Several former employees of a San Luis Obispo assisted living facility testified over the past two weeks that its owner was “very engaged” when it came to admissions, but that a 65-year-old resident with dementia who was killed crossing the street should never have been taken there.
The Manse on Marsh owner Christopher Skiff, 54 — along with his former executive director, Gary Potts — has pleaded not guilty to two charges of involuntary manslaughter and elder abuse resulting in death related to the 2014 death of 65-year-old facility resident Mauricio Edgar Cardenas.
The trial began with opening statements Nov. 15 and has since featured testimony for the prosecution, which is represented in this case by the California Attorney General’s Office, since The Manse on Marsh is a state-licensed facility and the investigation was conducted by the state Department of Justice’s Bureau of Medi-Cal Fraud and Elder Abuse.
Deputy Attorney General Mark Cumba, who is trying the case, indicated that the prosecution expects to rest Monday.
Cardenas was hit and killed by a car on the evening of Dec. 21, 2014, as he tried to run across Los Osos Valley Road in the dark about 10 miles from the facility.
Cardenas, who had been diagnosed with dementia prior to his admission to the Manse on Marsh, was a problematic client in his roughly eight months at the facility, drinking alcohol excessively and coming and going without alerting staff, according to court records and testimony.
He was also an avid daily jogger whom Manse staff and Sheriff’s Office deputies tried in vain to have wear a GPS ankle monitor, staff reported to a special agent investigating the case. A doctor had given him approval to leave the facility unattended, according to testimony.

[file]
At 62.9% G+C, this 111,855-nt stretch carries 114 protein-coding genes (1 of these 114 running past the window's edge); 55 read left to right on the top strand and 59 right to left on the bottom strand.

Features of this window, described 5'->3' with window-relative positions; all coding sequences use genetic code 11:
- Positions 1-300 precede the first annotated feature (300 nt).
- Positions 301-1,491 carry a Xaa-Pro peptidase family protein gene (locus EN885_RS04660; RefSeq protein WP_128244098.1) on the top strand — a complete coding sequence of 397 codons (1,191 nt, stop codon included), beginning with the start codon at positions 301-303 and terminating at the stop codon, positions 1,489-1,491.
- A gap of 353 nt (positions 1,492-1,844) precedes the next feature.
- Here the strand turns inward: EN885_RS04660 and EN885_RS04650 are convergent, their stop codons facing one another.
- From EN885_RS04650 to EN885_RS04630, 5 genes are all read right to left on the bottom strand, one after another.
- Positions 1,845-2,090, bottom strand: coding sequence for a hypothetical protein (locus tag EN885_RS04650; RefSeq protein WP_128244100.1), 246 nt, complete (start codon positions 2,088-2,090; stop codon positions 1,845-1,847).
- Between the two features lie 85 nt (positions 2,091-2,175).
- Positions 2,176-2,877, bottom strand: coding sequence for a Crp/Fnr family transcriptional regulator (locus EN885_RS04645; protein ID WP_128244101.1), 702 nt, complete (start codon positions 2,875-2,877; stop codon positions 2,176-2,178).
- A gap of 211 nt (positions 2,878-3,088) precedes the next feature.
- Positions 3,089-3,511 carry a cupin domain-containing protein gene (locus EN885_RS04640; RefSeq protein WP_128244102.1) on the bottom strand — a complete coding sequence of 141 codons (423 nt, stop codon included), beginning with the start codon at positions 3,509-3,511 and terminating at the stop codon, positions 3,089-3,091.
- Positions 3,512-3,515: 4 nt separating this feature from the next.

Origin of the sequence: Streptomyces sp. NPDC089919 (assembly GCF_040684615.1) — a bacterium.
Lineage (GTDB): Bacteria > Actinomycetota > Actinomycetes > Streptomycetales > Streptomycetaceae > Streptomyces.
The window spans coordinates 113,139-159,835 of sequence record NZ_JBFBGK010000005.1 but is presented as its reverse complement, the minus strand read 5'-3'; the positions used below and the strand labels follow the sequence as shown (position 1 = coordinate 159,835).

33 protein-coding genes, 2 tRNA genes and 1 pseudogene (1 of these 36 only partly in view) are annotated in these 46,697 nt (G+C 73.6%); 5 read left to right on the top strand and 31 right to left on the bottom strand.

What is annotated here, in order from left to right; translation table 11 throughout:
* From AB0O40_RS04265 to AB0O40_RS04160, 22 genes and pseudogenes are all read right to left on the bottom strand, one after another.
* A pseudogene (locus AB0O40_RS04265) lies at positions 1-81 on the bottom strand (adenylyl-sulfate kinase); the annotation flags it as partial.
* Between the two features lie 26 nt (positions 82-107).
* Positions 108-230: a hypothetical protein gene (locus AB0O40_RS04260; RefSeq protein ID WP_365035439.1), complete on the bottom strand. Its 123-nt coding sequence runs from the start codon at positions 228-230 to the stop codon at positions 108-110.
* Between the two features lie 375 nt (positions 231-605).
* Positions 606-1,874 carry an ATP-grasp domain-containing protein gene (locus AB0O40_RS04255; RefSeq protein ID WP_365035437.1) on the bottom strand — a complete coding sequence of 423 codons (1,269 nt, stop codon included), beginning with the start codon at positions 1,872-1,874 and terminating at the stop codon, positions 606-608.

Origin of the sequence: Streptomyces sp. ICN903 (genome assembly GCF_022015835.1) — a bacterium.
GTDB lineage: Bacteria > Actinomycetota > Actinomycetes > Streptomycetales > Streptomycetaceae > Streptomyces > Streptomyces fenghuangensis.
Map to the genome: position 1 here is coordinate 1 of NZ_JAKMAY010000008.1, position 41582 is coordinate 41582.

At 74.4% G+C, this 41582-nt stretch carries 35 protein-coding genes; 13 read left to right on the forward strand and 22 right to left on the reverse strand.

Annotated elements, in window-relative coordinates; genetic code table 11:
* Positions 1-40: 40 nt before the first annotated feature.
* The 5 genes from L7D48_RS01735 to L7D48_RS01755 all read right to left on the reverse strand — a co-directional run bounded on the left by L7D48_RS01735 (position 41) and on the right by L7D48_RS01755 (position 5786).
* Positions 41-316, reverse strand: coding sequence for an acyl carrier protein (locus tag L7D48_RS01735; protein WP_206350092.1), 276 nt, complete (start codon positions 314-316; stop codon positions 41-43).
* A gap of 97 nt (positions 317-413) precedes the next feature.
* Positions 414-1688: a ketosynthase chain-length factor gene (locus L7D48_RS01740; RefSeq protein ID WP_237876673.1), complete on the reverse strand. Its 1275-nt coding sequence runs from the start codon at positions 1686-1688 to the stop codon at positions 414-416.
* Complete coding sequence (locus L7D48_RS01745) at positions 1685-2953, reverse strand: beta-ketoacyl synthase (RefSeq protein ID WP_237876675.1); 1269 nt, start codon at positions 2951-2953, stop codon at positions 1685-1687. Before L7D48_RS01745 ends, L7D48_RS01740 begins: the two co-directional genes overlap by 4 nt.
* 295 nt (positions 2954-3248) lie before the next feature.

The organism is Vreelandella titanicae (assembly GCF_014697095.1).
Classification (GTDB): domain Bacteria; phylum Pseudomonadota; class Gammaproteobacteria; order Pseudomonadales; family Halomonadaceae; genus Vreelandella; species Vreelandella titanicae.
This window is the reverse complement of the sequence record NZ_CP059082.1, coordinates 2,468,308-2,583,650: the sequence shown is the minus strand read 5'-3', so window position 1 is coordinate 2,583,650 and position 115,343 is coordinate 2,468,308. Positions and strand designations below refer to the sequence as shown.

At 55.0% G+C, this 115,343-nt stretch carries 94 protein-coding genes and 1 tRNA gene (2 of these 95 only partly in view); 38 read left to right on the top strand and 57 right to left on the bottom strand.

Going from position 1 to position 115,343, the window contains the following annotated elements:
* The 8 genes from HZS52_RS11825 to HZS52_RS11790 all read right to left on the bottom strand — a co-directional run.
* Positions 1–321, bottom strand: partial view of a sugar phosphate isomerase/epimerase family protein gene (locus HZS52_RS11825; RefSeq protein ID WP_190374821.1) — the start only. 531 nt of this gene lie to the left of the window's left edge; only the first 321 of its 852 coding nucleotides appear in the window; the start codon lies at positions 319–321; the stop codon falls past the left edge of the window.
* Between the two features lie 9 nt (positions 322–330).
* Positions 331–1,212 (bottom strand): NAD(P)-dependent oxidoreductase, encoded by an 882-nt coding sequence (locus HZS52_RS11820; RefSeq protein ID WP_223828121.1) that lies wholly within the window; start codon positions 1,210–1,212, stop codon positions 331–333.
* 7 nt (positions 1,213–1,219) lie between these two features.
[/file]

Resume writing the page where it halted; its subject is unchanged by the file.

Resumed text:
While Manse is equipped to care for elderly residents with a variety of physical ailments as well as mild cognitive issues and other symptoms of normal aging, state law requires additional licensing for facilities seeking to care for people with dementia.
The state alleges Skiff and Potts knew their facility was not licensed to care for Cardenas and conspired to admit residents with dementia and related symptoms while also keeping a minimal staff on hand, ultimately resulting in Cardenas’ death.
But calling the incident a “tragedy,” Skiff’s attorney, Robert Sanger, disputes that the facility couldn’t take Cardenas, whose medical records also showed diagnoses of mild cognitive impairment, which the facility was licensed to care for.
Furthermore, Sanger argues, the DOJ got involved following complaints from “disgruntled ex-employees” after the the CHP and the state Department of Social Services did not find that a crime or other violation occurred related to Cardenas’ death.
Potts, 63, will be tried separately. If convicted of both charges and attached sentencing enhancements, both Skiff and Potts each could face a maximum of eight years in state prison, the Attorney General’s Office previously said.
‘Why are we taking this man?’
Since opening statements two weeks ago, jurors have heard the state’s case from DOJ Special Agent Sherry Zamanigan, several former employees, a motorist on the road when Cardenas was hit, and a paid expert on senior living centers testifying on behalf of the DOJ.
Jane Lefebre, who worked in sales at the Manse before Cardenas moved in, testified Nov. 19 that Cardenas’ family wanted him moved into the facility but was told in January 2014 that they couldn’t accept him due to his 2012 dementia diagnosis, she said.
“It wasn’t an appropriate setting for him,” Lefebre said.